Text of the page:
The city of Owensville has Chrysa Niewald to thank for a $10,000 Active Living Communities of Practice grant that focuses on helping cities develop complete street plans that include walking and …
The city of Owensville has Chrysa Niewald to thank for a $10,000 Active Living Communities of Practice grant that focuses on helping cities develop complete street plans that include walking and biking-friendly infrastructure.
“A city would adopt the plan, that moving forward, they would try to have some specs for walking and biking infrastructure,” Niewald explained. “It is not a plan to fix sidewalks and streets to be walkable, but when things are replaced, like bump-outs or zero-entry curbing, it will be friendly for walking, biking and handicap accessible.”
Since the announcement of the grant earlier this year, awarded through the Division of Health and Senior Services (DHSS), a steering committee has been implemented.
“There are so many people from all aspects of the community,” Niewald said about the committee. “People from the school, nursing home, and senior citizens. The idea is to promote a healthy community for towns with populations under 20,000.”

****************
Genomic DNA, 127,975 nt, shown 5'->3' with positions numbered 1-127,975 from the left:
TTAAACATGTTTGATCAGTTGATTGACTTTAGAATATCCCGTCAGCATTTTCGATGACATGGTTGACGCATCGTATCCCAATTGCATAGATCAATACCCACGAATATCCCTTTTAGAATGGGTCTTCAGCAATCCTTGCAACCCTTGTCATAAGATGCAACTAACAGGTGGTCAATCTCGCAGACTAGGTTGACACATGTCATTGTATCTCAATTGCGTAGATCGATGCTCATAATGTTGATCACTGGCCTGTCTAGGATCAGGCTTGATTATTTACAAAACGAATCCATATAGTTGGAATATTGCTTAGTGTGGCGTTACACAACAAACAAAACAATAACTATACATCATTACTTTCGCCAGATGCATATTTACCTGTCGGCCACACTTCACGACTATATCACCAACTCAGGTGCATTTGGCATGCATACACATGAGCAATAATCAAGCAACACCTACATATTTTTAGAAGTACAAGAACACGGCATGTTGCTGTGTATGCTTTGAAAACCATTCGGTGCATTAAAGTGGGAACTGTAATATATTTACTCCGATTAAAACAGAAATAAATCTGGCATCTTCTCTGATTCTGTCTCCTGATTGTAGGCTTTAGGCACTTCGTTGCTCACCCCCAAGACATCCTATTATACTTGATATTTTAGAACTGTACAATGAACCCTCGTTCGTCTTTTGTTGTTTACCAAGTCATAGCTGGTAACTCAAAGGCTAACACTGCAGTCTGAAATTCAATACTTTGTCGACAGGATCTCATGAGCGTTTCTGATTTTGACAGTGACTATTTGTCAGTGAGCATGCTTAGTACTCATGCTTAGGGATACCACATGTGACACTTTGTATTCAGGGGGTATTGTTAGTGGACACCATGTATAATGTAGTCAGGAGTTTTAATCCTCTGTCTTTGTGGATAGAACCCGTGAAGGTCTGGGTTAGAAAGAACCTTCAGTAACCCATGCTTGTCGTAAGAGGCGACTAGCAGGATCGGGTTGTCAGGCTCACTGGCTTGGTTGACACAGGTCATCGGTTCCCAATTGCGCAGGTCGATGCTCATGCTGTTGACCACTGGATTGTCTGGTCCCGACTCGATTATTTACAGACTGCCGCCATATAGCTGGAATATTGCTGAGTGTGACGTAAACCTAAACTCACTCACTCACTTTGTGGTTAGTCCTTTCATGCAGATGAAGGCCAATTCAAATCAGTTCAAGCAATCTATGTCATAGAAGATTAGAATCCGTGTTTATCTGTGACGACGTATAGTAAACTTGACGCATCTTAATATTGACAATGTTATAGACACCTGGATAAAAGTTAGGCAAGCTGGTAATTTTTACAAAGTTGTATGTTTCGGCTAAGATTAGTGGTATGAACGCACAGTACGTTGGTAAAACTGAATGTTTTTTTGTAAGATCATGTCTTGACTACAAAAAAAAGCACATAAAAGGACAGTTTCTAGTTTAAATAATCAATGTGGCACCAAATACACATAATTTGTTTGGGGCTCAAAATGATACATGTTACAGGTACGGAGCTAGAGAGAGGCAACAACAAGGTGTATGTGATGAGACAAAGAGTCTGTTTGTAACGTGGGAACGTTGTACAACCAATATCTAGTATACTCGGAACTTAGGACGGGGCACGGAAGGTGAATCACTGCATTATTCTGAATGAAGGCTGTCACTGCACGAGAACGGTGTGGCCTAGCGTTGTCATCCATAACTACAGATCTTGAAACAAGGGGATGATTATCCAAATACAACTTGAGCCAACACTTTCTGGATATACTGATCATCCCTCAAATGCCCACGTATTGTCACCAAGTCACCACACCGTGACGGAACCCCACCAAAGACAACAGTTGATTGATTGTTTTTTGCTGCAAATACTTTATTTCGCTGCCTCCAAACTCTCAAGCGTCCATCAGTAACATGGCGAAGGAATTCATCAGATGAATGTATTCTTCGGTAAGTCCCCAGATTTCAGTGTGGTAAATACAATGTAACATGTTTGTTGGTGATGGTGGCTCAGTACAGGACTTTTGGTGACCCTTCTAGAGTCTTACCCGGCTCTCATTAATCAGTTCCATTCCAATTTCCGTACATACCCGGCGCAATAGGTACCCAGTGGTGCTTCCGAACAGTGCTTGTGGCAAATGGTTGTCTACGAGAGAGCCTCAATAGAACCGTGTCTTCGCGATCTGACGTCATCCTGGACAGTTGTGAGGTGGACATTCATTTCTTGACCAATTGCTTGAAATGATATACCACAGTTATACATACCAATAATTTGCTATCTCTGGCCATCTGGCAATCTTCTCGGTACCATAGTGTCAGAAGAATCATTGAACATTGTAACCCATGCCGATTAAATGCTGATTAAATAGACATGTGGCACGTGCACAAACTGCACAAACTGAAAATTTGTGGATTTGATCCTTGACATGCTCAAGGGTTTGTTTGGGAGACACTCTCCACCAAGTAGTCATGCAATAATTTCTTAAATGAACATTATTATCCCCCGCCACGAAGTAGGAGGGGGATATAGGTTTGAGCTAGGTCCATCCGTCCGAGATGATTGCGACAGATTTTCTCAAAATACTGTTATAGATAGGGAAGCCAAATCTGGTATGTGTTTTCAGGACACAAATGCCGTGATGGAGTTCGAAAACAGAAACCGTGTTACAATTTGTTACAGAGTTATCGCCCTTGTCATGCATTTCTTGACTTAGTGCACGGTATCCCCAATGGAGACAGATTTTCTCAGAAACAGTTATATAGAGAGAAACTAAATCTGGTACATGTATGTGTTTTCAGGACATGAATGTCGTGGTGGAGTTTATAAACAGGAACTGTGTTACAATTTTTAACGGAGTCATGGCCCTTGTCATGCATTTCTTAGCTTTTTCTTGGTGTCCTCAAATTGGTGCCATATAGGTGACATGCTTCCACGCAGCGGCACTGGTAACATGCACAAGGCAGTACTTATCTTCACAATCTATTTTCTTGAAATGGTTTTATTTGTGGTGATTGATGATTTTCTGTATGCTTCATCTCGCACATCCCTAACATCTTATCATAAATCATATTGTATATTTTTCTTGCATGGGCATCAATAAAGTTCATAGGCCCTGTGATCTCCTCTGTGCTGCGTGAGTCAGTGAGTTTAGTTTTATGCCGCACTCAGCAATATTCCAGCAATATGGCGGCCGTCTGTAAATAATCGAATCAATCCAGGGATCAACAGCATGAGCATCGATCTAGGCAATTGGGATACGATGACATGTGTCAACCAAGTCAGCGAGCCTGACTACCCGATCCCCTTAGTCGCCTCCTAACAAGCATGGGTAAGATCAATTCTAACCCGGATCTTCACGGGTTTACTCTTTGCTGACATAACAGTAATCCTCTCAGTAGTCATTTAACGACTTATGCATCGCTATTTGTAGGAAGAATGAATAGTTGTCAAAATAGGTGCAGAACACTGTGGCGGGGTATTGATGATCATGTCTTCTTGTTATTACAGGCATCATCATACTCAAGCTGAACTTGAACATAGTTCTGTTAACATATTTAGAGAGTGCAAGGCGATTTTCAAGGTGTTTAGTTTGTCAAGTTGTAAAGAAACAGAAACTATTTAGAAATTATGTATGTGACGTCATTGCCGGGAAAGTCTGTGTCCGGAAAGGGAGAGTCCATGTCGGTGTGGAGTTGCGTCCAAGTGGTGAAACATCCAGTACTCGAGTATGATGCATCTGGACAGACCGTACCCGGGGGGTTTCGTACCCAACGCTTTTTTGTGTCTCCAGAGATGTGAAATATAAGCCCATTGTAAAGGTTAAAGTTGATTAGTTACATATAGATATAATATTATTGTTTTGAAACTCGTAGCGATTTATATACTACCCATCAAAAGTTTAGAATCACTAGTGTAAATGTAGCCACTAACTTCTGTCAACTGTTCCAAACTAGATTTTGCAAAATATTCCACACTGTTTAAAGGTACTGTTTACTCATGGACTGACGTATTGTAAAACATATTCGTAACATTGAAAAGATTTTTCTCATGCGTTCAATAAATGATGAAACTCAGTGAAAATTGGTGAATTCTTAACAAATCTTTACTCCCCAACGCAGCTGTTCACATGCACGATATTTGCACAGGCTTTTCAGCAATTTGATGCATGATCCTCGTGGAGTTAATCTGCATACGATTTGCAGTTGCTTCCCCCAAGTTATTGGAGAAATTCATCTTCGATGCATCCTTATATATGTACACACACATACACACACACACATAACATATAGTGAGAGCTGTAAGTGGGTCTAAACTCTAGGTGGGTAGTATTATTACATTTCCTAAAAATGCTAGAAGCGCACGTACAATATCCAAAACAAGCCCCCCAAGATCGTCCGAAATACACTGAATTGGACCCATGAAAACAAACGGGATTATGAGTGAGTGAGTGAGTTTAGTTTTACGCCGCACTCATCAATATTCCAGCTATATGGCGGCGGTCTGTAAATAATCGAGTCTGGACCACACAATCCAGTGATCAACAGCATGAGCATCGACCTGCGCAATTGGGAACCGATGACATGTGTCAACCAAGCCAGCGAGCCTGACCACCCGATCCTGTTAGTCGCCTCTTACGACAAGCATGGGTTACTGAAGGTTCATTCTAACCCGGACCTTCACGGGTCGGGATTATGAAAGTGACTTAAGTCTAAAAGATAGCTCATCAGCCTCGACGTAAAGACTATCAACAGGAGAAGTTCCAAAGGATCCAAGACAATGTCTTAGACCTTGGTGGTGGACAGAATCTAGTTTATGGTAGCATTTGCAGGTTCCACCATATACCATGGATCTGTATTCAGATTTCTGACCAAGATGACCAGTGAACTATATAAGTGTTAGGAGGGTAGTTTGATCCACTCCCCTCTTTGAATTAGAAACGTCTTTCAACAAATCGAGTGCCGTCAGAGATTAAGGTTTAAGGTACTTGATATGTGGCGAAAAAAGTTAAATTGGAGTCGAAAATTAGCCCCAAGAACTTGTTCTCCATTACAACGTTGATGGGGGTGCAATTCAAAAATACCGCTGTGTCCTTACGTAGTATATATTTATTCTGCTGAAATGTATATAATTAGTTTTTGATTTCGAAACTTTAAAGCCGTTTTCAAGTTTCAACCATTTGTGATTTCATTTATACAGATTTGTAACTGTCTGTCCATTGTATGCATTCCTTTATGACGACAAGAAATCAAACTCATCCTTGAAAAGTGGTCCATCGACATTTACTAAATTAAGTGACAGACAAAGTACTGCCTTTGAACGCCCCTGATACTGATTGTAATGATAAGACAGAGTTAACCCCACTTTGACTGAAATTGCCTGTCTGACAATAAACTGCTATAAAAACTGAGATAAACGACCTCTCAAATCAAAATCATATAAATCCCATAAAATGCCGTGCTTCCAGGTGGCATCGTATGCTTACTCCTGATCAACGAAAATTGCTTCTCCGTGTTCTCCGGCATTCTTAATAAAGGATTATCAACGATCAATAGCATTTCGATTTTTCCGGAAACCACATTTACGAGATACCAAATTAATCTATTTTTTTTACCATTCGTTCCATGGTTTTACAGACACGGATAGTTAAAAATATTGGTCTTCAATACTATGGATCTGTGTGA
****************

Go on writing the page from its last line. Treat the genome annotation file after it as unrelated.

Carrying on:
Some of the things the committee was able to do with the grant funds include hiring an engineering firm to assist with the project. Up to $4,900 is allotted for engineering.
“They are going to bike around town to see some of the barriers we have,” Niewald said Tuesday at noon.
She was scheduled for the bicycle meeting at 1:30 p.m. on Tuesday afternoon. The group was spotted riding north on First Street at around 2 p.m.
“Just crossing the highway is problematic,” she said. “Only one side of the crosswalk on the four-way stop has a pedestrian button and bicycles are supposed to cross on the left. You don’t have enough time to cross the street, press the crosswalk button and cross back to walk across the road before the ‘walk sign’ goes off.”
Niewald said the grant was not written specifically in conjunction with the future Rock Island Trail, but they are hoping to someday connect the projects together.
“We were actually invited to apply for the grant because of the Rock Island trail,” she said. “The plan for the Rock Island Trail isn’t part of the grant. It is making connections to the trail, from the trail to, and to other places.”
Niewald began the project with the former city administrator and with the blessing of city officials.
“Then that administrator quit, and I did most of the work with Angela Lairmore, who did other city-side stuff,” she said. “The grant had to have what they called a ‘community champion.’ I asked what that was and they said ‘someone like you who will push that forward.’ I couldn’t do this without the city or Angela and new city administrator Randy Blaske, who have been great to work with.”
Anyone who wants to be on the steering committee for the grant should contact Niewald or Lairmore at Owensville City Hall. “Owensville is an older town, and a lot of the stormwater grates are wide and you can lose a bicycle tire in it if not careful,” Niewald said.